Bohannon had made 34 in a row, but since Street never had a chance to attempt a 35th, he didn’t want to take the record from him. He purposefully left his shot short.
“I didn’t think much of it,” Bohannon said, three days after the miss heard ‘round the nation. “I just did what I thought was right at the moment. I’m going to continue doing that. If I get another chance, we’ll see what happens.”
After going 8-for-8 from the line Wednesday, Bohannon has made 10 straight free throws since the intentional miss. (Put another way, he’s made 44 in a row when trying to make them.)
Iowa star forward Tyler Cook was trending nationally on Twitter for a brief period after bashing his right thumb against the rim while being fouled on a second-half dunk attempt.
He left the game while trainer Brad Floy patched him up, leaving his status uncertain.
The thumb is fine, Cook insisted afterward. He called it a "scratch."
“I didn’t see it or feel it until the ref told me I was bleeding,” Cook said. “It’s fine.”
Cook, a right-hander, later returned and dunked with his left hand — as he often does. Cook now has 59 dunks for the season.
“I haven’t been dunking with the left that much (recently),” Cook said with a smile. “For old time’s sake, I put one down with the left tonight.”
He finished with 19 points and five rebounds, leaving him seven points shy of becoming Iowa’s first sophomore to score 500 in a season since Chris Kingsbury in 1995-96.
That’s the title that Luka Garza already deserves in his young career.
On Jan. 11 at Illinois, the freshman center had a breakout performance — 19 points, with 17 coming after halftime in a 104-97 overtime win, and 11 rebounds.
On Wednesday, Garza again started slow — but was fantastic late, scoring 20 points, all in the game’s final 22:34, with eight rebounds. A late first-half 3-pointer got him going.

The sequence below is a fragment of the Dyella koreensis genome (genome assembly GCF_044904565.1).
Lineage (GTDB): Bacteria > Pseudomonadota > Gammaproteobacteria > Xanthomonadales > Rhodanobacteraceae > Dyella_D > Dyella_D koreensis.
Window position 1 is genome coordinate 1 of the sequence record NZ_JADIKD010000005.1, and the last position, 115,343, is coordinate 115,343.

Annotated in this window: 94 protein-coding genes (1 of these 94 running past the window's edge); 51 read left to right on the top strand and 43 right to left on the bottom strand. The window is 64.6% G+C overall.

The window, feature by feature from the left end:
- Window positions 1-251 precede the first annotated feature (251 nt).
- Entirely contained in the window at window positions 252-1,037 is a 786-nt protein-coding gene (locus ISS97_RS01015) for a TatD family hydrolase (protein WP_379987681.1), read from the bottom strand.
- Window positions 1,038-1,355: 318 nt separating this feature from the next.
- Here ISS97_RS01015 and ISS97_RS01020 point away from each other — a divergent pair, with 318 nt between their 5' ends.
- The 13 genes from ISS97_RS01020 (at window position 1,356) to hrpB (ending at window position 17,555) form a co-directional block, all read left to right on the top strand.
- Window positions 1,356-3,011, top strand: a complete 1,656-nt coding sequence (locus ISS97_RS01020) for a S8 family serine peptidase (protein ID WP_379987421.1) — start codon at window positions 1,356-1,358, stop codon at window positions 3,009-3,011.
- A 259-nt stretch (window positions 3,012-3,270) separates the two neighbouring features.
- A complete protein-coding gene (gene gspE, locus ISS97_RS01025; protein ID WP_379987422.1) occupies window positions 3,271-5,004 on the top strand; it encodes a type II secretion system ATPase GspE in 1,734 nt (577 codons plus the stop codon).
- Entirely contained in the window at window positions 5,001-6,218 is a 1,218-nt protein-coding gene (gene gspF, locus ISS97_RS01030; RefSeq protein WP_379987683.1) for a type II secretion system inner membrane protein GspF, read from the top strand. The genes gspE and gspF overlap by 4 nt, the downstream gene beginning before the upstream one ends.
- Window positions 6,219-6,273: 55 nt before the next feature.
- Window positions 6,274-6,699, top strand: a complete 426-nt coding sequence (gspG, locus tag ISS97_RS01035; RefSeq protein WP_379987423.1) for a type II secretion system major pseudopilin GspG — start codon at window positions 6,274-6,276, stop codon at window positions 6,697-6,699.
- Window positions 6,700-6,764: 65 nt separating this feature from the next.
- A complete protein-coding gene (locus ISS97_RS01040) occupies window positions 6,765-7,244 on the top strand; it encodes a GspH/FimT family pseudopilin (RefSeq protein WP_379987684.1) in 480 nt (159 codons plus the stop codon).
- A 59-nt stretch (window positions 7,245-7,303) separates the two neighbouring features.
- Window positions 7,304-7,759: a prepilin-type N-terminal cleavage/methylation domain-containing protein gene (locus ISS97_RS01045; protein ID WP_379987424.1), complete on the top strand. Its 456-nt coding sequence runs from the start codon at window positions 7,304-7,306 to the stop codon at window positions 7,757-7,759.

“I just settled down a little bit,” Garza said. “I came out a little antsy, a little nervous.”
“Mr. Illinois” has 39 points, 19 rebounds in two games against the Illini.
Garza’s going to be a good one. Check that: He already is.
Iowa junior Nicholas Baer discusses a 96-87 win against Illinois at Madison Square Garden, the Hawkeyes' first Big Ten Tourney win since 2013. Chad Leistikow/Hawk Central
The Wolverines, Iowa's next opponent at approximately 1:30 p.m. CT Thursday, swept the Hawkeyes this season by scores of 75-68 and 74-59. The fifth seed is playing as well as anyone in the conference.
This is going to be a tough one. Iowa will need to combat the 3-pointer, which is one of its biggest weaknesses. Even in victory, Iowa allowed 14 makes from long range Wednesday. There's no doubt that'll be the Wolverines' gameplan; they attempted 33 of them in a Feb. 14 win at Crisler Center.
"It sounds really simplistic," McCaffery said, "but we have to play better. Well, what does that mean? We have to be a little bit better on offense. We have to be a little bit better on defense. We have to be a little bit better in our transition game. A little bit more connected.
"This is a team that has multiple weapons. ... The thing that makes them hard to guard is they have multiple 3-pointer shooters and multiple drivers. Right through the 5 man (Mo Wagner)."